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Thread: Today is the Feast of Bealtaine. It is one of the four major ancient feasts, the others are Samhain, Imbolc & Lughnasadh. It’s also considered the first day of Summer in Gaelic Ireland & Scotland. Let’s examine this 2500y old tradition! #MayDay
The Feast name ‘Bealtaine’ is believed to be etymologically derived from the Irish words for ‘bright fire’. Thus the most significant part of this ceremony were the fires that were lit. It is also known as the Sun Fire Festival (Celtic Idol, Boa Island)
Bealtaine marks an important part of the farming season as this was the day when cattle were brought from winter grazing to the summer uplands. The Irish practised Transhumance from at least 2,000 years ago. (Book of Kells, 800AD)
The cleansing element was to protect the herds from disease. Hiberno-Celtic livelihood was reliant on cattle for wealth & indeed much of the ancient mythology centres on ‘cattle raids’ - the most famed being The Táin Bó Cúailnge (Setanta Wall, Dublin by Desmond Kinney)
Bonfires were the ritual cleansing aspect of the celebration. Flames were brought home & used to light the family fire & tapers (an early form of candle) as part of the ceremony. Even the ash of the fire had magic properties. (Orpen, Cottage Interior)
Two fires were lit by the Celtic Druids & the cattle were walked between them to cleanse them, before they were taken to the uplands. Transhumance (seasonal movement of animals) is known as Booleying in Ireland. (Native Kerry Black Bull: it is an ancient Irish breed),
Booleying also meant that cowherds would live with the animals in the uplands where they could milk & guard them from rustlers & wolves. These cattle folds were termed Buaile. The system mostly died out under Colonial occupation.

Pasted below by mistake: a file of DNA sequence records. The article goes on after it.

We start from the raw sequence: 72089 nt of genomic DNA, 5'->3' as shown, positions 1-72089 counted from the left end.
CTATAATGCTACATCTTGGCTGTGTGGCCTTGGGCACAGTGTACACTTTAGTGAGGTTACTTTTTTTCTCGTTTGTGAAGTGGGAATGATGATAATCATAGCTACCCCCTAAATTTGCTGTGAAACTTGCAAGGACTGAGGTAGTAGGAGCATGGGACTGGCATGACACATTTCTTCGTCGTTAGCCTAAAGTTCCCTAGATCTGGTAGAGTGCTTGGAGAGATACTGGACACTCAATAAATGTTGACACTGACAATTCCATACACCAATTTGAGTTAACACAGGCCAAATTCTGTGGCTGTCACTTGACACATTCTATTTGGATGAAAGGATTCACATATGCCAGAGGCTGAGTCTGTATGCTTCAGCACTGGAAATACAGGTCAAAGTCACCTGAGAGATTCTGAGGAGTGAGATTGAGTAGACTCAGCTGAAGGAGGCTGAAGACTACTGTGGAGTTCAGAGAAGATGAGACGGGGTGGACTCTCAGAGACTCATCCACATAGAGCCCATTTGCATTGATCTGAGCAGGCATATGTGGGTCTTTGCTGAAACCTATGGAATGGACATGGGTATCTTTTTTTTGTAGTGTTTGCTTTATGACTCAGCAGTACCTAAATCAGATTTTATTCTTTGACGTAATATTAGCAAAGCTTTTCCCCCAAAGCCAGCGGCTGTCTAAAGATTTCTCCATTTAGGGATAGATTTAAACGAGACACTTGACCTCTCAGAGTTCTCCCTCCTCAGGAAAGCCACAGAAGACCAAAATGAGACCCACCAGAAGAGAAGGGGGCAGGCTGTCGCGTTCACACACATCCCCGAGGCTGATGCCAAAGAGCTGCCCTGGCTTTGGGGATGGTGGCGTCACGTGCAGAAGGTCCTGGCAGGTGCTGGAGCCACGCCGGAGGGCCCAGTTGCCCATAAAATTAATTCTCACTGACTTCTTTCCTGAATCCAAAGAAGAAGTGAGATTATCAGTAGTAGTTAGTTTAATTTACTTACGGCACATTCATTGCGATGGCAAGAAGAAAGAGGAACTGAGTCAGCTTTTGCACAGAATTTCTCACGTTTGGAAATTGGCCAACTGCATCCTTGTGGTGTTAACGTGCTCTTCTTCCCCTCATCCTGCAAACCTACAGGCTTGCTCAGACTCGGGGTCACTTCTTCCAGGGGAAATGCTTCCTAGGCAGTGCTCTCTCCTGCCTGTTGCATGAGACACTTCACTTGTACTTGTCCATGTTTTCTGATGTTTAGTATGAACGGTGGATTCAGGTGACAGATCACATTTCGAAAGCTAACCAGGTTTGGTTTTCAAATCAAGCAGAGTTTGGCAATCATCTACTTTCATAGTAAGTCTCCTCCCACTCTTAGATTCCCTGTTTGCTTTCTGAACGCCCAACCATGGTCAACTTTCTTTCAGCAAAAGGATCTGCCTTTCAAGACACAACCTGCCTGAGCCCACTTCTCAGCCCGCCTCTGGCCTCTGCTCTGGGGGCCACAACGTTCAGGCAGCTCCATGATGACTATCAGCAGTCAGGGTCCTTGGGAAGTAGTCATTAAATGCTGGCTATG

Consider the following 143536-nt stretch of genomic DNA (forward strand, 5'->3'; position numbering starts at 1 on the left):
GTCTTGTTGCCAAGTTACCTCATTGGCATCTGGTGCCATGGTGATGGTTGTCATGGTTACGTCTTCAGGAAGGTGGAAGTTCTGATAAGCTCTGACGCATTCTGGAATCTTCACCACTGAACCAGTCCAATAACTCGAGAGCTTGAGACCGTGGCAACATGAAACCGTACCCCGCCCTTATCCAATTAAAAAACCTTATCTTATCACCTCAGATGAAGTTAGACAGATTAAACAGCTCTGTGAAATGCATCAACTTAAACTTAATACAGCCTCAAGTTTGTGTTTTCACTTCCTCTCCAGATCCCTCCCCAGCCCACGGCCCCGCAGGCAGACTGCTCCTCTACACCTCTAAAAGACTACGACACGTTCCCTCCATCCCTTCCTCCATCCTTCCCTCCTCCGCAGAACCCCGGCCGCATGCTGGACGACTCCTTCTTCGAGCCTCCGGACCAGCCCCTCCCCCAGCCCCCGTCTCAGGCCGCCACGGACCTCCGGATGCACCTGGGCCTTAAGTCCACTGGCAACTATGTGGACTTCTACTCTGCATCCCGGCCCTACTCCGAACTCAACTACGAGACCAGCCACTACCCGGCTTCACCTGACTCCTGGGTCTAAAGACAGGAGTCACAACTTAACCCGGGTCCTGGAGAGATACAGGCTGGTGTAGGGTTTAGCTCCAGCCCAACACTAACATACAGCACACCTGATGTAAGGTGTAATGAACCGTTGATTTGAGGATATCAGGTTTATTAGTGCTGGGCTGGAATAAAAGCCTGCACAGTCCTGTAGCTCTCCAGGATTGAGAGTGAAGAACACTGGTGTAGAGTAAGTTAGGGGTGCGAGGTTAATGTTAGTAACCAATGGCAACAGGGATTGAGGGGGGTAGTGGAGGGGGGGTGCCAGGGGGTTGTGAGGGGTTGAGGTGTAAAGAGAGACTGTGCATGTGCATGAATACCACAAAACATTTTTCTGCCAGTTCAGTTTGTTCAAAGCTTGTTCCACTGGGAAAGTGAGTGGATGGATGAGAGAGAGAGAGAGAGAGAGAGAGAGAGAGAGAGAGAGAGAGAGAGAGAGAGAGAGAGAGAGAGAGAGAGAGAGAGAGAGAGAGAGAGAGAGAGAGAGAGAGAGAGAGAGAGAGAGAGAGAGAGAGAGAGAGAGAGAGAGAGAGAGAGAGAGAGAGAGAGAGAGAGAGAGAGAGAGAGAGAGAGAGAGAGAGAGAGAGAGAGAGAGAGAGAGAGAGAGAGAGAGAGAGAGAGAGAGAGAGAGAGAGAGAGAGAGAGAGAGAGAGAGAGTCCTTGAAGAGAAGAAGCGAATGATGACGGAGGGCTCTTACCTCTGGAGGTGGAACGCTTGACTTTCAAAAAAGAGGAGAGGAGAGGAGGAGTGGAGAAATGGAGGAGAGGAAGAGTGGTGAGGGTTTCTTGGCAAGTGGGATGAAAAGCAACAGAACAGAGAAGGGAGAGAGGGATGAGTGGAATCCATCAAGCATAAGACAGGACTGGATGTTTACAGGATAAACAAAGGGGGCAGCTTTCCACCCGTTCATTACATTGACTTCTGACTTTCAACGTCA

To head out to the summer grass was known as to ‘Buail an bóthar’ or ‘Hit the Road’ for thousands of years. This Irish idiom is now ubiquitous & was best expressed by Ray Charles in ‘Hit the Road Jack’ (1961)
As with Samhain (a feast that the Church appropriated as Halloween) acknowledgements were required to the ancient gods, so offerings of food & drink were left outside. As the gods were replaced, the tradition continued with gifts to the ‘Little People’.
A lot of my artwork is informed by early medieval Irish art:
Another aspect of Bealtaine was the May Bush. This practise is more common in the Hiberno-Norman areas (Wexford, Clare & Kilkenny). A hawthorn was chosen & decorated with red ribbons & eggs. Here is the ritual fertility aspect. Additionally the thorn is a common sacred tree.
Danaher, the folklorist, recorded an updated version where hurling balls were hung on the May Bush & then distributed to winners of hurling matches. No wonder Irish people love Christmas Trees!
In Hiberno-Celtic culture the gods were associated with trees, mountains, wells & rivers. Thus the May Bush with its offerings & the visiting of Sacred, (later) Holy, Wells. A distant echo is the Irish Catholic Church practise of ‘patterns’ today.
Patterns (Deasil) visited graveyards in specific order on certain Sundays. Older versions included visiting a Sacred Well & walking around it a certain number of times in a clockwise direction. This is a folk memory of pre-Christian practise & recognition of the god of the well.
Ceremonies relating to Bealtaine were widely practised until the 1950s. A haemorrhaging rural population, emigration & the growth of cities meant some traditions were lost. With the decline of the de facto theocracy of the 20th C Irish people are celebrating them again.
A key site for Bealtaine is the Hill of Uisneach. It has long been seen as the centre of Ireland. Fires were set there on Bealtaine. Once lit, a responding fire was lit on the Hill of Tara & then on every sacred mountain of the island in response.
Uisneach was the site in Irish mythology where the goddess Éiru was promised that the Island would be named for her & so the correct name for the land is Éire & this is in the Constitution of Ireland & recognised by the UN. She is buried on the Hill under the Cat Stone (Pic)
Today @UisneachFire celebrates the event (I’ve borrowed some of their great images for this thread). Check out their website. The High Kings of Ireland were said to marry Éiru at Uisneach. The site is also associated with the great god Lugh. Visit uisneach.ie
We know from Scotland (where the Gaelic Irish gave the country its name & colonised the West Coast) that there were foods associated with the feast. Such records are rare in Ireland, as a result of an tOcras Mór (1845-9) when 1-1.5m people died in the Great Famine.
Here’s a thread I wrote on Samhain which was another of the key annual Celtic festivals:
And here I discuss Sacred Trees & their role in Irish culture:
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